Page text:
Member Profile: Cliff Berry, Inc. February 22, 2017
Before founding his company in 1958, a young Clifford Livingston Berry worked as a clerk for a large petroleum company unloading oil tankers in Port Everglades. It was a tiring, dirty job, but the native of Fort Lauderdale who grew up on and in the New River never shied away from a hard day’s work. Capitalizing on an opportunity and a business need, Berry started Cliff Berry, Inc. with not much more than a strong commitment to the health and safety of his employees and clients and a vow to be a good steward of the environment. 59 years later, that philosophy still holds true for the company that is now headed by Cliff Berry, II – the youngest of Cliff Berry, Senior’s six children and his only son.
“When we were kids, my big sisters were not very interested in what was going on at the company,” says Cliff II. “I was a skinny, little guy hanging around the job all the time, so I would get put inside the tanks to clean them and I would come home dirty and smelly, which the girls didn’t like.”
By 1989, Cliff II finished school at Santa Fe College in Gainesville and was working full-time as a driver for his father’s company. Looking back, he admits he enjoyed it a lot, mostly because it was easy. But his father would routinely say to him, “Son, you can only do so much with your own two hands. You need to manage other folks and get things done through empowering and trusting others.”
He began taking on more and more responsibility, earning his father’s trust, and advancing his position to General Manager, Vice President, President, and currently Chief Executive Officer of a now diversified company of 10 separate business units, including a Waste Treatment Facility, Industrial Cleaning, Waste Management and Disposal, Safety and Training, Environmental Services, Emergency Response, Remediation, Utilities and Pipeline, Petroleum Services and Transportation, and of course Marine Services, which manages waste streams off vessels from a 20’ open fisherman, to yachts, to huge cruise ships, cargo vessels, and tugboats. That service includes everything from filtering and polishing fuel to removing cooking grease from cruise ships and the disposal or recycling of light bulbs, computers, batteries, gray and black water, expired pharmaceuticals from small infirmaries, and hazardous and biohazardous waste, always with the goal of 100% properly repurposing or recycling materials via the latest technology so that it’s actually no longer waste. An example of that would be the operation that processes and refines petroleum waste to be sent to power plants and asphalt plants as fuel.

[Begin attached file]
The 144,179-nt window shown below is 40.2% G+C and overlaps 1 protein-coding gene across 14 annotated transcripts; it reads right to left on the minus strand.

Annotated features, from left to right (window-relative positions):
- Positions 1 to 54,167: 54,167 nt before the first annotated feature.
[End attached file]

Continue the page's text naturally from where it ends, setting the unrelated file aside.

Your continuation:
Cliff II says the Emergency Response unit is an especially rewarding service because he can immediately see the fruits of his labor, like overseeing first-hand 300 crew and 35 boats cleaning up tar balls for three months after the Deepwater Horizon explosion, responding to the barge oil spill in San Juan Harbor in Puerto Rico, or cleaning up after hurricanes in the Caribbean, damaged oil refineries in the Gulf of Mexico, and other disaster areas throughout the United States.
After 25 years, Cliff II thinks he’s taken his father’s advice to heart and has learned to be good at delegating important duties to the company’s 145 employees, who include chemists, geologists, Certified Environmental Trainers, Certified Hazardous Material Managers (CHMM), Heavy Equipment Operators, Licensed Captains, Truck Drivers, tradesmen like electricians, welders and pipefitters, and his sister, Sandy, who works in the Human Resources department. His days are spent interfacing with the various business unit managers and focusing on business development. Going forward, Cliff II envisions more strategic partnerships with large corporations and to be the one-stop-shop for clients’ waste streams management. With eight offices in Florida and a geographic service area of the Southeast United States, he also hopes to expand the company’s footprint into additional areas.
With deep roots in the Fort Lauderdale community, specifically at Trinity Lutheran Church and School, where generations of Berrys have worshipped, learned, and one currently serves as the school principal, the family has a philosophy of hard work, great faith, and a passion for giving back that has been instilled by Cliff Senior, who, at 86 years old, still comes to the office every day.
As Vice President of The Seafarers’ House Board of Directors, Cliff II is dedicated to the organization that offers small comforts of home to seafaring men and women who are far away from family for months at a time. “The Seafarers’ House at Port Everglades embodies everything Dad taught us about giving back – because we have been blessed ourselves, we have an obligation to offer hospitality and respite to people of all backgrounds and all religious disciplines who might seek it. He still inspires our positive stewardship every day,” he said.